Here is an excerpt of a piece I submitted, the beginning of a potential idea. Words are clusters of ideas, and the meaning of a word is contingent, never necessary. But trying to view the meaning of a word through one, or two specific lenses can be more helpful than trying to find some general, broad, overarching idea:

Nonetheless, here is my idea:

The word *complex* is the powerful, underlying element which motivates Patricia William’s phrase, “life is complicated,” a phrase which Gordon uses as a basis for generating the term Complex Personhood. *Complex* is an adjective defined as: “consisting of many different and connected parts, not easy to analyze or understand; complicated or intricate.” However, the word complex has an additional definition with a meaning influential and instrumental to the theme of Gordon’s novel, “Ghostly Matters,” where the term Complex Personhood was first introduced. Undeniably, “vocabulary is a social practice of producing knowledge” (Gordon, 8), so considering the different uses of a word provides deeper context on how this word informs an entire linguistic culture. The second definition of the word *complex*, which I posit is an extremely useful lens to consider the term, lies in the realm of mathematics, and refers to a certain set of numbers – the complex numbers – with the property that each number of the set is comprised of two parts: one real, and one imaginary.

Observing the characteristics of complex numbers as a set, and how the numbers interact with each other provides a deeper understanding and contextualization of how this mathematical definition is so pertinent to Avery Gordon’s idea of Complex Personhood. Taken as a set, the complex numbers are *well-ordered*; or in other words, for any two numbers, one is always smaller than the other, or else they are equal. This is property of complex numbers has an interesting observable analogue in society – people have been historically *ordered* by higher structures of power with respect to how their identities are perceived and valued in their respective cultures. An example of this ordering is easily observed when considering the societally structured scale between masculinity and femininity, and the different privileges and disadvantages assigned to certain bodies identified along this scale.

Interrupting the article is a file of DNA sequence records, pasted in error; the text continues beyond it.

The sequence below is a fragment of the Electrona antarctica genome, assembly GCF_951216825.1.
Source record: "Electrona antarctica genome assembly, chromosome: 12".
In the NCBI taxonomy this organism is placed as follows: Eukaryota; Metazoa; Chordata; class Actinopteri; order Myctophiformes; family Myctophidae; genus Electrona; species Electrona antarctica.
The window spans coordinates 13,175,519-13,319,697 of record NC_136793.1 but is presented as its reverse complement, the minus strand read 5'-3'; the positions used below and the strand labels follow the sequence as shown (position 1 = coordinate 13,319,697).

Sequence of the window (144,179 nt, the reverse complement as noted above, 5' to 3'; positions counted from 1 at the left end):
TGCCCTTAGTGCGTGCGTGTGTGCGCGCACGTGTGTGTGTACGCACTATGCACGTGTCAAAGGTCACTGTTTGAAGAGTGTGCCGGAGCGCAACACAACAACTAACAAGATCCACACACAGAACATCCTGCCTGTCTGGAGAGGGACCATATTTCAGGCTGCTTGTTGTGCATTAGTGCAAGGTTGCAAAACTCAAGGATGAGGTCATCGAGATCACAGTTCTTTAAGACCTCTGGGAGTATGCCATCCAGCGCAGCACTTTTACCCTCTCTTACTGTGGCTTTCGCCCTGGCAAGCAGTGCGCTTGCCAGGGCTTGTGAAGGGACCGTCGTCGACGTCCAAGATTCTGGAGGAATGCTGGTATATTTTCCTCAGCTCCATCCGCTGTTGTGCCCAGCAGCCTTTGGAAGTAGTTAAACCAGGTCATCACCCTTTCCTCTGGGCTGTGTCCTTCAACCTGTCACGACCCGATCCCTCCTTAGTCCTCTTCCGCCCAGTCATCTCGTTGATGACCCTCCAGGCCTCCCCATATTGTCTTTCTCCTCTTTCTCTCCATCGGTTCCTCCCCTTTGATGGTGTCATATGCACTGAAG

However, the aspect I find most pertinent and interesting is how the properties of complex numbers fail to meet the criterion of being an *ordered field*. When two *positive* complex numbers are multiplied together, due to how their imaginary components react, their product can be *negative*, which violates one of the axioms of being an ordered field. Analogously, when the hidden, ghostly, properties that transcend what others can necessarily empirically observe interact with the ghostly properties of others, the results often violate what is generally expected or tolerated in society. What *isn’t* perceived by others can affect us through our interaction with the world just as much as what *is* perceived can. Further, consider how larger structures of power aim to assign us values, and control our actions by limiting what we are able to do. Complex numbers violate these rules required by the axioms of an ordered field, just as complex people violate what is expected of them.